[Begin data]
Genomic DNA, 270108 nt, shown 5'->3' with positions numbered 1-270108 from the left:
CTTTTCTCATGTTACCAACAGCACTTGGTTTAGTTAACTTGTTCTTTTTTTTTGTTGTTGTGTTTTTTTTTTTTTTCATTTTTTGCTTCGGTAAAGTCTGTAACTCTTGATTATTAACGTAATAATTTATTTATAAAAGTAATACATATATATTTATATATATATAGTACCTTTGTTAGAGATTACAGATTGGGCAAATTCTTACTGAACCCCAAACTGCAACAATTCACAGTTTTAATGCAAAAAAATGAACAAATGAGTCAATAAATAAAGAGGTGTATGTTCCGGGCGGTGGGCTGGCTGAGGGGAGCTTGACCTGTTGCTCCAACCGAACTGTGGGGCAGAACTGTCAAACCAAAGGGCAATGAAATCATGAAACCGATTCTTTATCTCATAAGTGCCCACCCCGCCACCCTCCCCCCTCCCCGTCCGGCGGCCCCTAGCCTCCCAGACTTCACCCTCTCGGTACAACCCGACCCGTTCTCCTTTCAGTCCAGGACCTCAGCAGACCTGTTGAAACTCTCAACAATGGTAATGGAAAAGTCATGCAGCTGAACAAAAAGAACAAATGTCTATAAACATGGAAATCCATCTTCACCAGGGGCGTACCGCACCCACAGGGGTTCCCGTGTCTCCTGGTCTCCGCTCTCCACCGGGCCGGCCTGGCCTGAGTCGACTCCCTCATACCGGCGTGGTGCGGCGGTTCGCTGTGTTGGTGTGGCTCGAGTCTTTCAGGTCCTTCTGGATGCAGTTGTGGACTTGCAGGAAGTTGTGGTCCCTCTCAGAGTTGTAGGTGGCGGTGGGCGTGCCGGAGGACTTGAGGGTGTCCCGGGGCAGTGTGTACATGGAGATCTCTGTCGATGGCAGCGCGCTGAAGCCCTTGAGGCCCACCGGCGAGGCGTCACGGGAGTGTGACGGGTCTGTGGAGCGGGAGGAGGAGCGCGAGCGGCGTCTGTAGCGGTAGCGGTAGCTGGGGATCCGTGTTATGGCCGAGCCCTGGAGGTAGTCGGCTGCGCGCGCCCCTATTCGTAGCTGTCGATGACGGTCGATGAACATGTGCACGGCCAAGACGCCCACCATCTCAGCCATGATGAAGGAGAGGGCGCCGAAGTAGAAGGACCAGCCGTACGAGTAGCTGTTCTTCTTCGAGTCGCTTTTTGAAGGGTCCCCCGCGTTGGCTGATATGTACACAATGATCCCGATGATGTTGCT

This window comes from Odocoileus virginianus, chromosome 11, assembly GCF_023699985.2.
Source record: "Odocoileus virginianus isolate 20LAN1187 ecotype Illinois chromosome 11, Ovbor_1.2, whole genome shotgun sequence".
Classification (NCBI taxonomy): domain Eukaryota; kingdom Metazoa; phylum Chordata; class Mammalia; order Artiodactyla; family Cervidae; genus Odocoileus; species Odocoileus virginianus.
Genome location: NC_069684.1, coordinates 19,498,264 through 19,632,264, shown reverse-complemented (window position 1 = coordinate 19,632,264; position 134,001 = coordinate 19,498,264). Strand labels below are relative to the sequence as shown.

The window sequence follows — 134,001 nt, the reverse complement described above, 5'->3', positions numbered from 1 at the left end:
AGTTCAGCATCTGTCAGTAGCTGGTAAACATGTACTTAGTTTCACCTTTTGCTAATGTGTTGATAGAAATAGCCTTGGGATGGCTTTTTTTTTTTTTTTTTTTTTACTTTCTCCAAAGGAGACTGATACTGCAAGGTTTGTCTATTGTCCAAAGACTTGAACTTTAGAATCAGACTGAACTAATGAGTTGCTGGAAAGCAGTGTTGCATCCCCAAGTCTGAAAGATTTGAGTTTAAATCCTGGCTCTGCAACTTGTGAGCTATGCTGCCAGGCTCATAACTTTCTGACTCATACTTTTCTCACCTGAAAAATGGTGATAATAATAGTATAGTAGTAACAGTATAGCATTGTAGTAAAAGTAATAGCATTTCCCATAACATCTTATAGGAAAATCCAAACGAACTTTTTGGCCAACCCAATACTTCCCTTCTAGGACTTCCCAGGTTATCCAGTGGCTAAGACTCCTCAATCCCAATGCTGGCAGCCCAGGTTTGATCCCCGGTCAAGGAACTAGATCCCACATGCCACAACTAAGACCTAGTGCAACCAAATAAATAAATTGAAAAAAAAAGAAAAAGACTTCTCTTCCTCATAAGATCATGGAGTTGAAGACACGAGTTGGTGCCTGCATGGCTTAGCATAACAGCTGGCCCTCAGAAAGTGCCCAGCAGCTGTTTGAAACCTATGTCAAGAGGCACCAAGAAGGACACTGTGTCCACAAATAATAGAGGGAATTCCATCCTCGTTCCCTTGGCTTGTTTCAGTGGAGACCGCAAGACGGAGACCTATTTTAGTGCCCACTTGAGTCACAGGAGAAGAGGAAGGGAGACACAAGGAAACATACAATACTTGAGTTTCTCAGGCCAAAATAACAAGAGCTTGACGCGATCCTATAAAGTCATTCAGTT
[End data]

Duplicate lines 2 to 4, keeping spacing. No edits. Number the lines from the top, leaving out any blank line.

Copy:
CTTTTCTCATGTTACCAACAGCACTTGGTTTAGTTAACTTGTTCTTTTTTTTTGTTGTTGTGTTTTTTTTTTTTTTCATTTTTTGCTTCGGTAAAGTCTGTAACTCTTGATTATTAACGTAATAATTTATTTATAAAAGTAATACATATATATTTATATATATATAGTACCTTTGTTAGAGATTACAGATTGGGCAAATTCTTACTGAACCCCAAACTGCAACAATTCACAGTTTTAATGCAAAAAAATGAACAAATGAGTCAATAAATAAAGAGGTGTATGTTCCGGGCGGTGGGCTGGCTGAGGGGAGCTTGACCTGTTGCTCCAACCGAACTGTGGGGCAGAACTGTCAAACCAAAGGGCAATGAAATCATGAAACCGATTCTTTATCTCATAAGTGCCCACCCCGCCACCCTCCCCCCTCCCCGTCCGGCGGCCCCTAGCCTCCCAGACTTCACCCTCTCGGTACAACCCGACCCGTTCTCCTTTCAGTCCAGGACCTCAGCAGACCTGTTGAAACTCTCAACAATGGTAATGGAAAAGTCATGCAGCTGAACAAAAAGAACAAATGTCTATAAACATGGAAATCCATCTTCACCAGGGGCGTACCGCACCCACAGGGGTTCCCGTGTCTCCTGGTCTCCGCTCTCCACCGGGCCGGCCTGGCCTGAGTCGACTCCCTCATACCGGCGTGGTGCGGCGGTTCGCTGTGTTGGTGTGGCTCGAGTCTTTCAGGTCCTTCTGGATGCAGTTGTGGACTTGCAGGAAGTTGTGGTCCCTCTCAGAGTTGTAGGTGGCGGTGGGCGTGCCGGAGGACTTGAGGGTGTCCCGGGGCAGTGTGTACATGGAGATCTCTGTCGATGGCAGCGCGCTGAAGCCCTTGAGGCCCACCGGCGAGGCGTCACGGGAGTGTGACGGGTCTGTGGAGCGGGAGGAGGAGCGCGAGCGGCGTCTGTAGCGGTAGCGGTAGCTGGGGATCCGTGTTATGGCCGAGCCCTGGAGGTAGTCGGCTGCGCGCGCCCCTATTCGTAGCTGTCGATGACGGTCGATGAACATGTGCACGGCCAAGACGCCCACCATCTCAGCCATGATGAAGGAGAGGGCGCCGAAGTAGAAGGACCAGCCGTACGAGTAGCTGTTCTTCTTCGAGTCGCTTTTTGAAGGGTCCCCCGCGTTGGCTGATATGTACACAATGATCCCGATGATGTTGCT

This window comes from Odocoileus virginianus, chromosome 11, assembly GCF_023699985.2.
Source record: "Odocoileus virginianus isolate 20LAN1187 ecotype Illinois chromosome 11, Ovbor_1.2, whole genome shotgun sequence".